Tenor Saw

One of the most important figures in early ragga and dancehall, Tenor Saw (born Clive Bright, 1966, Kingston, Jamaica) is best-known for his 1985 hit “Ring the Alarm,” a song based on the then-ubiquitous “Stalag 17” rhythm which proved to be one of the biggest — and catchiest — hits to come out of reggae’s transition into the electronic age. Tenor Saw followed it up with Fever, an LP that — while it didn’t contain his signature song — proved to be a minor classic of early dancehall, full of simple, catchy melodies, synthesized rhythm-section parts, and Tenor Saw’s floating vocals. (The CD reissue of Fever also appended dub versions of most of the original tracks.) With such a promising start to his career, it seemed Tenor Saw would be around for quite a long time; sadly, his life was cut short in August 1988, when he was hit by a car in Houston, TX, and killed. The album Wake the Town was released posthumously in 1992. ~ Steve Huey, All Music Guide

Bright was raised in the Payne Avenue district of West Kingston. His first single, “Roll Call” was recorded in 1984 for George Phang’s Powerhouse label, on the “Queen Majesty” rhythm. He moved on, with his friend Nitty Gritty, to work with Sugar Minott’s Youth Promotion sound system and label, having hits in Jamaica with “Lots of Sign”, “Pumpkin Belly”, “Run Come Call Me”, and “Fever”.[1][2] His most successful single, however, was “Ring the Alarm”, voiced over the “Stalag” rhythm for Winston Riley’s Techniques label. The singles’ success saw Tenor Saw work with Prince Jammy, recording “Pumpkin Belly” on Jammy’s (then) new “Sleng Teng” rhythm. Further hits followed in 1986 with “Golden Hen” (on the Uptempo label), and Minott issued Tenor Saw’s debut album, Fever, that year.[1] In common with most dancehall albums of the period, most of the rhythms were digital copies of older tunes from the 1960s and 1970s, usually produced originally by Coxsone Dodd or Duke Reid. Thus, “Shirley Jones” versions Keith “Slim” Smith’s “Rougher Yet”, and “Eeni Meeni Mini Mo” versions “Real Rock” from Studio One, while “Roll Call” versions The Techniques’ “Queen Majesty” from Duke Reid, while “Lots of Sign” versions “Tonight” by Keith & Tex, produced by Derrick Harriott.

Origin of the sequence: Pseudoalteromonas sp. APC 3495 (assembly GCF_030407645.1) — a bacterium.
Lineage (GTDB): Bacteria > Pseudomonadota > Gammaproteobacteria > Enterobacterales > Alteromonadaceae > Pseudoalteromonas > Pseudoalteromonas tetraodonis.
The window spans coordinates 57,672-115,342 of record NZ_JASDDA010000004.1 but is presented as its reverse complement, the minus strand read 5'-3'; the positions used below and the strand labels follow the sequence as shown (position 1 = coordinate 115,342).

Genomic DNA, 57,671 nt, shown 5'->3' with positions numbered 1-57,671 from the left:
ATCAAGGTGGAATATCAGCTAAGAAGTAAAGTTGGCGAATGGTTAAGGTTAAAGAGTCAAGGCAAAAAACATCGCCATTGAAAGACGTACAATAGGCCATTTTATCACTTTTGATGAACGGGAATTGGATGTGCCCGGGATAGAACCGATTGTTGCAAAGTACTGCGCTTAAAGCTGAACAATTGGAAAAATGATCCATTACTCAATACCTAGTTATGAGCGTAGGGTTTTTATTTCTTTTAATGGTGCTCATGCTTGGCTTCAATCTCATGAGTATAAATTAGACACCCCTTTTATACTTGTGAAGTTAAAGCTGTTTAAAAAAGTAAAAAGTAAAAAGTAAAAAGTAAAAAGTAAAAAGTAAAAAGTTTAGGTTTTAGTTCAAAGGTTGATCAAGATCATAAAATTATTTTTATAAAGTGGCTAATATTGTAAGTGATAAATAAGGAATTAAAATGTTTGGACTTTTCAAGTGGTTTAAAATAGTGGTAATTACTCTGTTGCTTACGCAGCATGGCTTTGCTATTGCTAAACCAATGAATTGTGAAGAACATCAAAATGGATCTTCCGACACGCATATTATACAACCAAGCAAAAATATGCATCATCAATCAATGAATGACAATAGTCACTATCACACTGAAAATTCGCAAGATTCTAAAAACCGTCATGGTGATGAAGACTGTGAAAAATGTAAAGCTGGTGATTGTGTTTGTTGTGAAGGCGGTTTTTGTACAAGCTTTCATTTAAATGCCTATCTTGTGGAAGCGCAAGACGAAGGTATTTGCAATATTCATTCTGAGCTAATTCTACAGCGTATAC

By the time the album was released, Tenor Saw had relocated to Miami, joining the Skengdon crew, where he recorded “Dancehall Feeling” and “Bad Boys”. He recorded “No Work On a Sunday” for Donovan Germain, before moving to New York, where he recorded with Freddie McGregor (“Victory Train”). His last recording, “Chill Out Chill Out”, was a duet with General Doggie.

In August 1988 he was killed by a speeding car in Houston, Texas. He died at 22 years of age. Tenor Saw is regarded as one of the most influential singers of the early digital reggae era of the mid-1980s.

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